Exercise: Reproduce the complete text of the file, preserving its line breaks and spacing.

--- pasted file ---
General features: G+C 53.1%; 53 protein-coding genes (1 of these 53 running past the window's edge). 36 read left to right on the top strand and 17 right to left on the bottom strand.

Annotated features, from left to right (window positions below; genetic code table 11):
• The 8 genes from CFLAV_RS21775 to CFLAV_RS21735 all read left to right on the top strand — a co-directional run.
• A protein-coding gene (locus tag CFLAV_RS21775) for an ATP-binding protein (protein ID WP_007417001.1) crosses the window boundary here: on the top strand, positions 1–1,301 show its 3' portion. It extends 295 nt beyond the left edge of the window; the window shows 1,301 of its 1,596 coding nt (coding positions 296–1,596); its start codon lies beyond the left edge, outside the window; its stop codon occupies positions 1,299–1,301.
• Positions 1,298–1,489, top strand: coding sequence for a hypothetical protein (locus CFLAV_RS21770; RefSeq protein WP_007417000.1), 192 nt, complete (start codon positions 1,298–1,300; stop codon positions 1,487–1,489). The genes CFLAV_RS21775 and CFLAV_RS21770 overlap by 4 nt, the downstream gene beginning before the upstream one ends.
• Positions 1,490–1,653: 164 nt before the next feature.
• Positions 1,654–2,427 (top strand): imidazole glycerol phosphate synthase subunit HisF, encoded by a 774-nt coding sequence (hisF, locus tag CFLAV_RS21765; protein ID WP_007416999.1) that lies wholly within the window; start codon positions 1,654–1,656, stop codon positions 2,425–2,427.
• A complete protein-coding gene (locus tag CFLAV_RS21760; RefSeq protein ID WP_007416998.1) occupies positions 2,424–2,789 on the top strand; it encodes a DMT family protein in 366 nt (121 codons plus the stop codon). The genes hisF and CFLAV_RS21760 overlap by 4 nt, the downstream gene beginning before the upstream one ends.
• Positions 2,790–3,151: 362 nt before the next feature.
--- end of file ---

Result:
General features: G+C 53.1%; 53 protein-coding genes (1 of these 53 running past the window's edge). 36 read left to right on the top strand and 17 right to left on the bottom strand.

Annotated features, from left to right (window positions below; genetic code table 11):
• The 8 genes from CFLAV_RS21775 to CFLAV_RS21735 all read left to right on the top strand — a co-directional run.
• A protein-coding gene (locus tag CFLAV_RS21775) for an ATP-binding protein (protein ID WP_007417001.1) crosses the window boundary here: on the top strand, positions 1–1,301 show its 3' portion. It extends 295 nt beyond the left edge of the window; the window shows 1,301 of its 1,596 coding nt (coding positions 296–1,596); its start codon lies beyond the left edge, outside the window; its stop codon occupies positions 1,299–1,301.
• Positions 1,298–1,489, top strand: coding sequence for a hypothetical protein (locus CFLAV_RS21770; RefSeq protein WP_007417000.1), 192 nt, complete (start codon positions 1,298–1,300; stop codon positions 1,487–1,489). The genes CFLAV_RS21775 and CFLAV_RS21770 overlap by 4 nt, the downstream gene beginning before the upstream one ends.
• Positions 1,490–1,653: 164 nt before the next feature.
• Positions 1,654–2,427 (top strand): imidazole glycerol phosphate synthase subunit HisF, encoded by a 774-nt coding sequence (hisF, locus tag CFLAV_RS21765; protein ID WP_007416999.1) that lies wholly within the window; start codon positions 1,654–1,656, stop codon positions 2,425–2,427.
• A complete protein-coding gene (locus tag CFLAV_RS21760; RefSeq protein ID WP_007416998.1) occupies positions 2,424–2,789 on the top strand; it encodes a DMT family protein in 366 nt (121 codons plus the stop codon). The genes hisF and CFLAV_RS21760 overlap by 4 nt, the downstream gene beginning before the upstream one ends.
• Positions 2,790–3,151: 362 nt before the next feature.